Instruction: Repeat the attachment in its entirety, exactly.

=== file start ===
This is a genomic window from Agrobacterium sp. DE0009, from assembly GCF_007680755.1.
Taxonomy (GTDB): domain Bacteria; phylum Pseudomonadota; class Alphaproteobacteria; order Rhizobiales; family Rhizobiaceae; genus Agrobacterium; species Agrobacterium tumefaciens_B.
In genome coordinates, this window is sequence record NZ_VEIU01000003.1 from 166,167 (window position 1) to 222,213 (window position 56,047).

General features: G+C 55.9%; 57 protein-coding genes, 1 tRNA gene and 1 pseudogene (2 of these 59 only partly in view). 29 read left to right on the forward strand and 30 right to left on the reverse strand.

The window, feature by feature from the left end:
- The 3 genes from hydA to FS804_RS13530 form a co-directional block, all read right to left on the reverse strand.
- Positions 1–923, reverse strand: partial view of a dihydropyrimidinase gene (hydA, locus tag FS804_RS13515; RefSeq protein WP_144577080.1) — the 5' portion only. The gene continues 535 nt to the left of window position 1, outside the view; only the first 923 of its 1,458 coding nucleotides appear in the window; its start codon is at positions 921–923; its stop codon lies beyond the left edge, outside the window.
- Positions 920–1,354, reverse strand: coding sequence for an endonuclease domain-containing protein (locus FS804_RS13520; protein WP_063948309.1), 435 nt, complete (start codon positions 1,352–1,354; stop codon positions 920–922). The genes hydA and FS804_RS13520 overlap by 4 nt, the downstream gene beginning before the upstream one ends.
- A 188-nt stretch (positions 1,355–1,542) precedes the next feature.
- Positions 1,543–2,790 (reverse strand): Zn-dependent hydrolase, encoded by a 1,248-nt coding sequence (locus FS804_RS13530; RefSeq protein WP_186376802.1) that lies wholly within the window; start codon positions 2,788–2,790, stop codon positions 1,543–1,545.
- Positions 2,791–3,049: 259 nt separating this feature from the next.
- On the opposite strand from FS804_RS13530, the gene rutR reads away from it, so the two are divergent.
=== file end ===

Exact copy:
This is a genomic window from Agrobacterium sp. DE0009, from assembly GCF_007680755.1.
Taxonomy (GTDB): domain Bacteria; phylum Pseudomonadota; class Alphaproteobacteria; order Rhizobiales; family Rhizobiaceae; genus Agrobacterium; species Agrobacterium tumefaciens_B.
In genome coordinates, this window is sequence record NZ_VEIU01000003.1 from 166,167 (window position 1) to 222,213 (window position 56,047).

General features: G+C 55.9%; 57 protein-coding genes, 1 tRNA gene and 1 pseudogene (2 of these 59 only partly in view). 29 read left to right on the forward strand and 30 right to left on the reverse strand.

The window, feature by feature from the left end:
- The 3 genes from hydA to FS804_RS13530 form a co-directional block, all read right to left on the reverse strand.
- Positions 1–923, reverse strand: partial view of a dihydropyrimidinase gene (hydA, locus tag FS804_RS13515; RefSeq protein WP_144577080.1) — the 5' portion only. The gene continues 535 nt to the left of window position 1, outside the view; only the first 923 of its 1,458 coding nucleotides appear in the window; its start codon is at positions 921–923; its stop codon lies beyond the left edge, outside the window.
- Positions 920–1,354, reverse strand: coding sequence for an endonuclease domain-containing protein (locus FS804_RS13520; protein WP_063948309.1), 435 nt, complete (start codon positions 1,352–1,354; stop codon positions 920–922). The genes hydA and FS804_RS13520 overlap by 4 nt, the downstream gene beginning before the upstream one ends.
- A 188-nt stretch (positions 1,355–1,542) precedes the next feature.
- Positions 1,543–2,790 (reverse strand): Zn-dependent hydrolase, encoded by a 1,248-nt coding sequence (locus FS804_RS13530; RefSeq protein WP_186376802.1) that lies wholly within the window; start codon positions 2,788–2,790, stop codon positions 1,543–1,545.
- Positions 2,791–3,049: 259 nt separating this feature from the next.
- On the opposite strand from FS804_RS13530, the gene rutR reads away from it, so the two are divergent.